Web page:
I can’t give this a meaningful review because I don’t have the setup to test it out, Coding iPhone Apps for Kids: A playful introduction to Swift by Gloria Winquist and Matt McCarthy looks like it is up to the high standards of this publisher and these authors, and might be just the thing for your kid:
Apple’s Swift is a powerful, beginner-friendly programming language that anyone can use to make cool apps for the iPhone or iPad. In Coding iPhone Apps for Kids, you’ll learn how to use Swift to write programs, even if you’ve never programmed before.
You’ll work in the Xcode playground, an interactive environment where you can play with your code and see the results of your work immediately! You’ll learn the fundamentals of programming too, like how to store data in arrays, use conditional statements to make decisions, and create functions to organize your code—all with the help of clear and patient explanations.
Once you master the basics, you’ll build a birthday tracker app so that you won’t forget anyone’s birthday and a platform game called Schoolhouse Skateboarder with animation, jumps, and more!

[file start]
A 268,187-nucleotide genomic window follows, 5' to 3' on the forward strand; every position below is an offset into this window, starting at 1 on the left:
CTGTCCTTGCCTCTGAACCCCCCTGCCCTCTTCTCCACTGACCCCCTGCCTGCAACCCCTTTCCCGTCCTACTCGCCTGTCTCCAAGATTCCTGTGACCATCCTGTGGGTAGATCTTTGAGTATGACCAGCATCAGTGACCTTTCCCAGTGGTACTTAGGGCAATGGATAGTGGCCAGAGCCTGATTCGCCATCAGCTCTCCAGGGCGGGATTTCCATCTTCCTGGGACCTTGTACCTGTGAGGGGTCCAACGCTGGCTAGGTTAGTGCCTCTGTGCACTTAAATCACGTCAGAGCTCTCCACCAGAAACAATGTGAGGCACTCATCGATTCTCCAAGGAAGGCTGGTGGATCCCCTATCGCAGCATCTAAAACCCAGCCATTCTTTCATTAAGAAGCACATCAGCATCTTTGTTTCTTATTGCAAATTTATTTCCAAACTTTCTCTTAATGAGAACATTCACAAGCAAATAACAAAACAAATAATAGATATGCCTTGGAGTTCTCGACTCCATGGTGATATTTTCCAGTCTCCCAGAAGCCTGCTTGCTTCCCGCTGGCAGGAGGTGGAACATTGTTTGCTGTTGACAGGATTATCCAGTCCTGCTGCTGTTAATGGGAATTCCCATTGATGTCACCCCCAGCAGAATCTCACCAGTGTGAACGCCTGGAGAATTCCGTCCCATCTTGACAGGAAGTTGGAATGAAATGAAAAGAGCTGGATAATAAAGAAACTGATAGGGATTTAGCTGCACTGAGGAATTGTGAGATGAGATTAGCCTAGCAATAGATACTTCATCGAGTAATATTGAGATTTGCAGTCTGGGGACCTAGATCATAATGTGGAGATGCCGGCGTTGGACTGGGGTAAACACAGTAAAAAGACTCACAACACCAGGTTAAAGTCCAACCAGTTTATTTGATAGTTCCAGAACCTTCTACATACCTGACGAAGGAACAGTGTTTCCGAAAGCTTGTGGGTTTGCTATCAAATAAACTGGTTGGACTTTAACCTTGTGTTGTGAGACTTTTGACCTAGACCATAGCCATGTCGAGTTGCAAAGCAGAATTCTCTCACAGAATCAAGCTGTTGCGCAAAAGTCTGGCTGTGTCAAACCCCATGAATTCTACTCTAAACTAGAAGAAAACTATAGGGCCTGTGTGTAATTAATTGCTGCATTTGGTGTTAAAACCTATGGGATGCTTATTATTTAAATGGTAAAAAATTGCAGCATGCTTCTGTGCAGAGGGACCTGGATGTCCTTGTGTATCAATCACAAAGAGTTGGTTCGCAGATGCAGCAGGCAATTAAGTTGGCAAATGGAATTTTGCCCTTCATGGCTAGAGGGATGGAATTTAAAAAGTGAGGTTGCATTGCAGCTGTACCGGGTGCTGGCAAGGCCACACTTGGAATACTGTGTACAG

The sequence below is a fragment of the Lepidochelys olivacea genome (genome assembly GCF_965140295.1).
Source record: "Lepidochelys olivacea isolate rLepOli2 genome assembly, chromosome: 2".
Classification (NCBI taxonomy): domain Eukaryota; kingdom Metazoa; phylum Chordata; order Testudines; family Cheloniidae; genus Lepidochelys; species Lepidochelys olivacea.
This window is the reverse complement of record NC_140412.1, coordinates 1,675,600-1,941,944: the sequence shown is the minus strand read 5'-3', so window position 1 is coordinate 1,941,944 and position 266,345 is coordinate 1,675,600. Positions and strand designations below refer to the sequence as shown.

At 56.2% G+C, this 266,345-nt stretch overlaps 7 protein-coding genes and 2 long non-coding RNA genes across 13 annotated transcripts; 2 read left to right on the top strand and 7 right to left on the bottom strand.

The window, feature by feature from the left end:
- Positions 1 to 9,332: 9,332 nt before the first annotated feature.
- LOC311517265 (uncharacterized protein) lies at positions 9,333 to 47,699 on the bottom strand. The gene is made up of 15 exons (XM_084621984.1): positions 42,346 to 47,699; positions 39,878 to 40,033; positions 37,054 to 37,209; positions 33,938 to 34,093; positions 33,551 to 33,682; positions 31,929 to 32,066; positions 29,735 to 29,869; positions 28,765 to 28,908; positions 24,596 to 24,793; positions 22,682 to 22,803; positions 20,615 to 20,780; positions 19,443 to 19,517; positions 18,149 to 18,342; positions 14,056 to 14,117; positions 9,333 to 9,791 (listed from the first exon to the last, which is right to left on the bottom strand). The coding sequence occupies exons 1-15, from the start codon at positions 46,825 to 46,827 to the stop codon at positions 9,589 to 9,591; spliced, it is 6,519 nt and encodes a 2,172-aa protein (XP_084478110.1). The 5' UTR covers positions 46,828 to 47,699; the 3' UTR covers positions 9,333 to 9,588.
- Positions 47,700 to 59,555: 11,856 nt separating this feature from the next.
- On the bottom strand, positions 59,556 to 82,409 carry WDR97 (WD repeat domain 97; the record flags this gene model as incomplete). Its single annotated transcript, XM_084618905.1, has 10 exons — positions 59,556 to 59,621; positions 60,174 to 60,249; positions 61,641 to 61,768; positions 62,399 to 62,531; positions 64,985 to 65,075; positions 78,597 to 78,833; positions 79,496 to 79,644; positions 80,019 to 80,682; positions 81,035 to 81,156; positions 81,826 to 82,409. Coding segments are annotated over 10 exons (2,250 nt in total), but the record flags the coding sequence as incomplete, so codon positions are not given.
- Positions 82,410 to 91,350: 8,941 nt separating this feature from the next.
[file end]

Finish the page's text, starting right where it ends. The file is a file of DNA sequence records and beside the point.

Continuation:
As you begin your programming adventure, you’ll learn how to:
Build programs to save you time, like one that invites all of your friends to a party with just the click of a button! Program a number-guessing game with loops to make the computer keep guessing until it gets the right answer Make a real, playable game with graphics and sound effects using SpriteKit Challenge players by speeding up your game and adding a high-score system
Why should serious adults have all the fun? Coding iPhone Apps for Kids is your ticket to the exciting world of computer programming.
Covers Swift 3.x and Xcode 8.x. Requires OS X 10.11 or higher.
Gloria Winquist became hooked on iOS development in 2011 and has been programming professionally ever since. She works as an iOS developer at LumiraDx.
Matt McCarthy has released more than 20 apps as part of a two-person team, Tomato Interactive LLC. He works as a software engineer at LumiraDx.
Table of contents
PART 1: Xcode and Swift
Chapter 1: Hello, World!
Chapter 2: Learning to Code in a Playground
Chapter 3: Making Choices
Chapter 4: Writing Code That Loops
Chapter 5: Keeping Your Programs Safe with Optionals
Chapter 6: Storing Collections in Dictionaries and Arrays
Chapter 7: Functions Are a Party, and You’re Invited
Chapter 8: Custom Classes and Structs
PART 2: Birthday Tracker
Chapter 9: Creating Buttons and Screens on the Storyboard
Chapter 10: Adding a Birthday Class and Handling User Input
Chapter 11: Displaying Birthdays
Chapter 12: Saving Birthdays
Chapter 13: Getting Birthday Notifications
PART 3: Schoolhouse Skateboarder
Chapter 14: Setting the Stage
Chapter 15: Making Schoolhouse Skateboarder a Real Game
Chapter 16: Using the SpriteKit Physics Engine
Chapter 17: Adjusting Difficulty, Collecting Gems, and Keeping Score
Chapter 18: Game State, Menus, Sound, and Special Effects